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Coax Loss due to Loss Tangent

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On this page we will derive the equation for loss due to loss tangent in coax. Boring stuff for most people, but I makes us feel good when algebra works out so well! Note that if you are dealing with air coax, loss tangent is zero, and you don't have to deal with this term!

First we start out with the inductance/length and capacitance per length formulas for coax. Note the "prime" notation, we'll try to consistently use this when quantities are normalized per unit length. For everything on this page, assume that the length units are meters to avoid confusion.

Coax Loss due to Loss Tangent

Coax Loss due to Loss Tangent

Plugging the L' and C' equations into the definition of characteristic impedance  (Z0) from Telegrapher's Equations we get:

Coax Loss due to Loss Tangent

If we assume that μR=1, we can come up with the familiar equation for Z0 (which is here for reference, we don't need to simplify this formula for the subject at hand):

Coax Loss due to Loss Tangent

Next we go back to the capacitance/length equation and calculate capacitive susceptance per unit length:

Coax Loss due to Loss Tangent

The loss tangent introduces a "real" conductance which is calculated from the susceptance by multiplying by loss tangent.

Coax Loss due to Loss Tangent

Now it's time to look at the generic formula for αD:

Coax Loss due to Loss Tangent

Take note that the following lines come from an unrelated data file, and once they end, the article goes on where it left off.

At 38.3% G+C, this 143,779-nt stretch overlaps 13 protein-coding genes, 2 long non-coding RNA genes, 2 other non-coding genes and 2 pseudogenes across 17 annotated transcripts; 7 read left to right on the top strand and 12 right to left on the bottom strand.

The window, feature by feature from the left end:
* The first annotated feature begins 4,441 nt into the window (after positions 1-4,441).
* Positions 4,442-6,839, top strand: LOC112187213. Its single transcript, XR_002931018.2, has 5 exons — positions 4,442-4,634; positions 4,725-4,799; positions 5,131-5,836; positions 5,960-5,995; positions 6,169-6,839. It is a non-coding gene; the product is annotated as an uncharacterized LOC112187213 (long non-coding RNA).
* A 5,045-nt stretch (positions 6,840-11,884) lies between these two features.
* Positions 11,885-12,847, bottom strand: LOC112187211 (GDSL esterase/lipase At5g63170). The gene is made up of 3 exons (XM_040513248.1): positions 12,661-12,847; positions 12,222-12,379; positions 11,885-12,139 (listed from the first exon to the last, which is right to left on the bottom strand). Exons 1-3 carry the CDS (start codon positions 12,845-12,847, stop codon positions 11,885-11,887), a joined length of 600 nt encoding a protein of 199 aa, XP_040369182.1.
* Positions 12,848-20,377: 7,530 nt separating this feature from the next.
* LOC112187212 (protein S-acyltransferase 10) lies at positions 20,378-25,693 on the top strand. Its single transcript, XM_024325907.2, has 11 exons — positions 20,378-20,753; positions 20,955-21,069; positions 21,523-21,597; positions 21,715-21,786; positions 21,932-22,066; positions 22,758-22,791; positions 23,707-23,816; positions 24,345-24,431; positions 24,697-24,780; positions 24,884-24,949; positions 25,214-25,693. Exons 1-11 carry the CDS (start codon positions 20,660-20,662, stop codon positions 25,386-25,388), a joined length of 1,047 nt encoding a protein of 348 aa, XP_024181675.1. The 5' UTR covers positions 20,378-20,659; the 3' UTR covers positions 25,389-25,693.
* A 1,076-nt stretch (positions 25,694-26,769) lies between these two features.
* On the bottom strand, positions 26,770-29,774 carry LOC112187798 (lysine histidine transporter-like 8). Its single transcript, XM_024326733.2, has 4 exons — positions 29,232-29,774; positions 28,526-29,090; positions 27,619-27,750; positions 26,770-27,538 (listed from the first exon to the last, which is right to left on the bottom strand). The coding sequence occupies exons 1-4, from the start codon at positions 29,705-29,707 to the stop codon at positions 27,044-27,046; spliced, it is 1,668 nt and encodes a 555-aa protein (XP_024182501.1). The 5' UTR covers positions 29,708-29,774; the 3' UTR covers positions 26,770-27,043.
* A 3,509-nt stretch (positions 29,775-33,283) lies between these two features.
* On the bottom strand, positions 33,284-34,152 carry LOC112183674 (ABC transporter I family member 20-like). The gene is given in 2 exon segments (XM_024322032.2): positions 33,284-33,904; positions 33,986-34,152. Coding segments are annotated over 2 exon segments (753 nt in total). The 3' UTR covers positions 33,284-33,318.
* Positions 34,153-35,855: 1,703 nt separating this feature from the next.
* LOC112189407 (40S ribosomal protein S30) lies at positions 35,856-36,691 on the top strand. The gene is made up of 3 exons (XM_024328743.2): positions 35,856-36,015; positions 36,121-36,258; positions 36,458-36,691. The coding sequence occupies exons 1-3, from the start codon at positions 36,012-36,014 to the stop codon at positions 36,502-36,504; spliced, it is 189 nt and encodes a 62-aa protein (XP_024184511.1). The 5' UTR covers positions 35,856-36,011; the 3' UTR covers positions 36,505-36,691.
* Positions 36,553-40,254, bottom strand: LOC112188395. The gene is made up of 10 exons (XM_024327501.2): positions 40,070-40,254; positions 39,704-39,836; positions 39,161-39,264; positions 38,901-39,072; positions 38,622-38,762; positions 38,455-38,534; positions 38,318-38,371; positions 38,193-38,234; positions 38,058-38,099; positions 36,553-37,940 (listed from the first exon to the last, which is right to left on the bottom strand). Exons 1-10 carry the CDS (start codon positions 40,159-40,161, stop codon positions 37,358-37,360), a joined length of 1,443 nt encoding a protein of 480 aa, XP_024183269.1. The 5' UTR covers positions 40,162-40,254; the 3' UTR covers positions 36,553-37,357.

We plug in Gprime and Z0 into this and get attenuation in Nepers/meter:

Coax Loss due to Loss Tangent

If we substitute f=c/λ and simplify, then:

alpha D 3 fixed

Until March 2017, the above equation was missing the "c" in the numerator, we apologize for any problems that might have caused. Thanks to Stefan for correcting it!

Now the final step is to assume μR=1, and note that one dB=8.686 Nepers, and multiply all of the constants together to get the "classic" formula:

Coax Loss due to Loss Tangent

In the above formula you can use any units you like for wavelength, to get the loss/length in those units.

Here we'll change the formula so you can plug in frequency (in GHz), we find that more convenient:

Coax Loss due to Loss Tangent

So loss due to loss tangent is exactly proportional to frequency, while metal losses are proportional to SQRT frequency. The implication here is that at higher and higher frequency, eventually loss tangent will start to dominate the total loss of the coax line.

 

 

Author : Unknown Editor

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